Published November/December 2012

Part One: Around the Mediterranean in 12 Days

Cruising to Saint-Tropez, Pisa, Florence, and Rome offers adventures among ancient architecture, breathtaking coastal views, and a taste of local tradition

BYJill Schildhouse
Before my friend and I left U.S. soil this past Memorial Day weekend, we agreed to a master plan: Though Rome wasn’t built in a day, we were sure going to try and see it in about 11 hours. The same with our stop in Saint-Tropez. And Sorrento. And Dubrovnik. And Venice. And so on. That’s right, we were embarking on a 12-day cruise around the Mediterranean, where we had but a single day in most ports. There was no way we were going to miss seeing the most famous of landmarks, but we also wanted to eat and drink in the culture, discover off-the-grid hotspots, and mingle with the locals. And with that common goal, an aggressive, yet well-planned itinerary, and comfortable shoes, off we went. 
Nice, France
We land in Nice, France, mid-afternoon on a Sunday. After checking into the Quality Suites Nice Excellior — just off the famous Promenade des Anglais walkway, along the Côte D’Azur (aka, French Riviera) — we immediately set out to explore the area. We cross the busy street to the beach, and I stop to pick up a few of the millions of large smooth pebbles where I had expected sand. As we stare out at the brilliant blue Mediterranean Sea stretching to meet the horizon, taking in our fill of refreshing ocean air after such a long flight, we decide it’s time to eat.
At a restaurant around the corner from our hotel, Brasserie Le Magnan, we order a cheese platter served with fresh bread, wine, and gambas Colombo (prawns). From our window seats, we enjoy watching person after person walk purposefully out of the neighboring bakery with a hot baguette tucked under his or her arm. While it appears to be dinnertime for the locals, it’s bedtime for us.
The next day, we walk along the three-mile palm-lined Promenade des Anglais — past hotels, restaurants, and shops — to Old Town Nice. Having slept through breakfast, we decide a large lunch is in order. With so many sidewalk cafés to choose from, we find ourselves leering at other diners’ plates looking for clues. A content-looking woman at La Favola is dining on an enormous bowl of spaghetti with mussels, clams, prawns, and calamari in a tomato broth, and 20 minutes later, my own delicious portion is placed before me.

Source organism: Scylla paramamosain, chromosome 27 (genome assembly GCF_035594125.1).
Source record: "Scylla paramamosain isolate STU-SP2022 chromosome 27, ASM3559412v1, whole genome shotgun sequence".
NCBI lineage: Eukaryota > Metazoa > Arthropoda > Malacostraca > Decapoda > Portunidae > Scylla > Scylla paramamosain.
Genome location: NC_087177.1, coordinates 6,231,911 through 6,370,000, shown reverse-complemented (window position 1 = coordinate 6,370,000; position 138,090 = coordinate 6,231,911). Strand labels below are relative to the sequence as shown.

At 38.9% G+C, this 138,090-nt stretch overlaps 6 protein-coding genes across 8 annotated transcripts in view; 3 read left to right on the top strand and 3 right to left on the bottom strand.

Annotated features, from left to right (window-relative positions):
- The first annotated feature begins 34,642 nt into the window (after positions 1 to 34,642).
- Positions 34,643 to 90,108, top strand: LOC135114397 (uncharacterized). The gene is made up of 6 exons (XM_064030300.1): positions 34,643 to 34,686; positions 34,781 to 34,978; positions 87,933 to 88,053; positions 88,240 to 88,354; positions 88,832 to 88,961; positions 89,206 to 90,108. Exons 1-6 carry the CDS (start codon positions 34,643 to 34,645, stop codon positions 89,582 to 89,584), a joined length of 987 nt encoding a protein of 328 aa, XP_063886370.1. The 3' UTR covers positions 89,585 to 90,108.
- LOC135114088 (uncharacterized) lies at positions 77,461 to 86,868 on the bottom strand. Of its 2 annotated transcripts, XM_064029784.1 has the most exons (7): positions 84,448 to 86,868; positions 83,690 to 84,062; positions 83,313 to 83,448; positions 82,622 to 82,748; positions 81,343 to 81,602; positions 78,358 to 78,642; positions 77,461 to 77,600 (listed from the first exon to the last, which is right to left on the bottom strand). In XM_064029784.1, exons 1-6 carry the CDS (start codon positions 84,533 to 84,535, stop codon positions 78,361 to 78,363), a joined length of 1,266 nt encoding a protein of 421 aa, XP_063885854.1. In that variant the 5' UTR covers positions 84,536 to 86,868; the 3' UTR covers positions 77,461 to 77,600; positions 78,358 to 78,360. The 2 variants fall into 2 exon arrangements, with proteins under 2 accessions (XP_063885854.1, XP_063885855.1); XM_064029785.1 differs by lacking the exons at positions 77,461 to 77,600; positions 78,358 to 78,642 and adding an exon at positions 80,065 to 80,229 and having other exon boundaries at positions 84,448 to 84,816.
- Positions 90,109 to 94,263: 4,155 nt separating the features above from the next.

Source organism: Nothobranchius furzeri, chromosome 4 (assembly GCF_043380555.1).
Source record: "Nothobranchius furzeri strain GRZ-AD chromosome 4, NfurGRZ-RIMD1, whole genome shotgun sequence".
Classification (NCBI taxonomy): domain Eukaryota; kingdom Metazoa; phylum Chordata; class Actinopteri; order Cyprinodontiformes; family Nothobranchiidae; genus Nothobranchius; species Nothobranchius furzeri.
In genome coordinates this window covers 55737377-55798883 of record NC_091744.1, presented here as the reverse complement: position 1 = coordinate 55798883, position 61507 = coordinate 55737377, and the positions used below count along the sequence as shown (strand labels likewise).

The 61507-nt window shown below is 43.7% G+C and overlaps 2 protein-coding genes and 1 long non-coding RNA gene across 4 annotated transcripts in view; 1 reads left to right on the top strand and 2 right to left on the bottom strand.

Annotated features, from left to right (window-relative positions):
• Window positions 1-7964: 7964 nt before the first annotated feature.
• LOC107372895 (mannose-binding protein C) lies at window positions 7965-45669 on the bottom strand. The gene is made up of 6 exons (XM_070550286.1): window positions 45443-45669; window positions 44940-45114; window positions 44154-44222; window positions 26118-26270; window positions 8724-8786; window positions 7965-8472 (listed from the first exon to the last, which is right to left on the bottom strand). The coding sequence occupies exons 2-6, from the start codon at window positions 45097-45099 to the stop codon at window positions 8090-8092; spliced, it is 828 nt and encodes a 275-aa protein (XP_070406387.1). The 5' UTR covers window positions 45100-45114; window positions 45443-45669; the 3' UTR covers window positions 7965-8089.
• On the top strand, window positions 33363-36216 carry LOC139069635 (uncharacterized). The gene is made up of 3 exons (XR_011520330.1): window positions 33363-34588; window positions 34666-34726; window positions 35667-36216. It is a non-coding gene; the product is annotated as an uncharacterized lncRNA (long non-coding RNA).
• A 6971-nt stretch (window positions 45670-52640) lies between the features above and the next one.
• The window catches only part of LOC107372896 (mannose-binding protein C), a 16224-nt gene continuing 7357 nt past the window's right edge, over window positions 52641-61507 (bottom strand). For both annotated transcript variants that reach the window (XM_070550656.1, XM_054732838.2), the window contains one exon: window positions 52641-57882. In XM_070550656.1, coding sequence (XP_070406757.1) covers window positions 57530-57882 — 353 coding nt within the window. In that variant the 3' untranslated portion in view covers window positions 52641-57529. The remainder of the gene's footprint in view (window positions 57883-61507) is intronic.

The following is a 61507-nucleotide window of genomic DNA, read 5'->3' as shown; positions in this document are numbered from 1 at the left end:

After lunch, we wander through the narrow streets crowded with an open-air antiques market, and discover Granny’s Crepe Café. We each order a Nutella-filled crepe with Chantilly crème and watch locals and tourists alike meander by. Back near the hotel later that evening, we have a light dinner of traditional Niçoise salads and steaming hot bread, and call it an early evening.
Saint-Tropez, France
It’s time to board the Azamara Club Cruises’ Quest — a small 694-passenger ship lauded for its ability to reach hidden corners of the world and dock overnight in ports that larger ships cannot — which will be our luxurious home away from home for the next 12 nights. A few hours after we set sail, we anchor in Saint-Tropez, France, and set out for a little nighttime exploration.
Before we’re even off the pier of the yacht-lined harbor that looks like something you’d see in a French film, we literally walk onto an active movie set. Lights, cameras, microphones, a director, actors, and extras fill the pier area and we quickly get behind the ropes to watch a scene being filmed on the back of one of the lavish yachts.
The next day, we’re off the ship early, eager to do some city exploration on our own before we join a guided afternoon countryside tour. We walk around the narrow streets of the Vieux Port and duck in and out of jewelry, clothing, perfume, and art shops. At lunchtime, we find an open-air two-story café across from the town’s square where I have the lunch du jour, chicken and potatoes, and my friend satisfies her craving for real French fries.
Joining our tour group, we take a winding bus ride up to “the most beautiful village of France,” Gassin. Translated to Guardia Sinus, or the guardian of the gulf, Gassin sits 200 meters (a little more than 650 feet) high, perched on a rock in the Provence-Alpes-Côte d’Azur region in Southeastern France, and served as a medieval watchtower. Today’s misty weather somewhat clouds this spot’s famous panoramic view of the Saint-Tropez peninsula, and our guide says that on a clear winter’s day, we could see the snowcapped Alps. With olive and lotus trees, parasol pines, and blooming oleander lining our path, we take a fragrant walk through the cobbled streets of this charming Provençal village, learning the history of the well-preserved stone houses. Each member of our group takes a self-conscious shot at squeezing through the L’Androuno passage, considered to be the world’s narrowest street, and few succeed.
We then drive to nearby Ramatuelle, another medieval village built on a hill to defend itself against enemies. Sitting above the famous Pampelonne beach, we take a guided walking tour of the old streets that contain houses from the 17th century and the restored 16th century Church of Notre Dame. The village, which is in the shape of a spiral leading to the central square (Elm Square), is filled with arts and crafts shops featuring olive soaps adorned with cute cicada emblems (the bug responsible for the rhythmic song you hear throughout summer) and local spices (true Herbes de Provence).  
Market in Nice, France
Market in Nice, France
Saint-Tropez, France
Saint-Tropez, France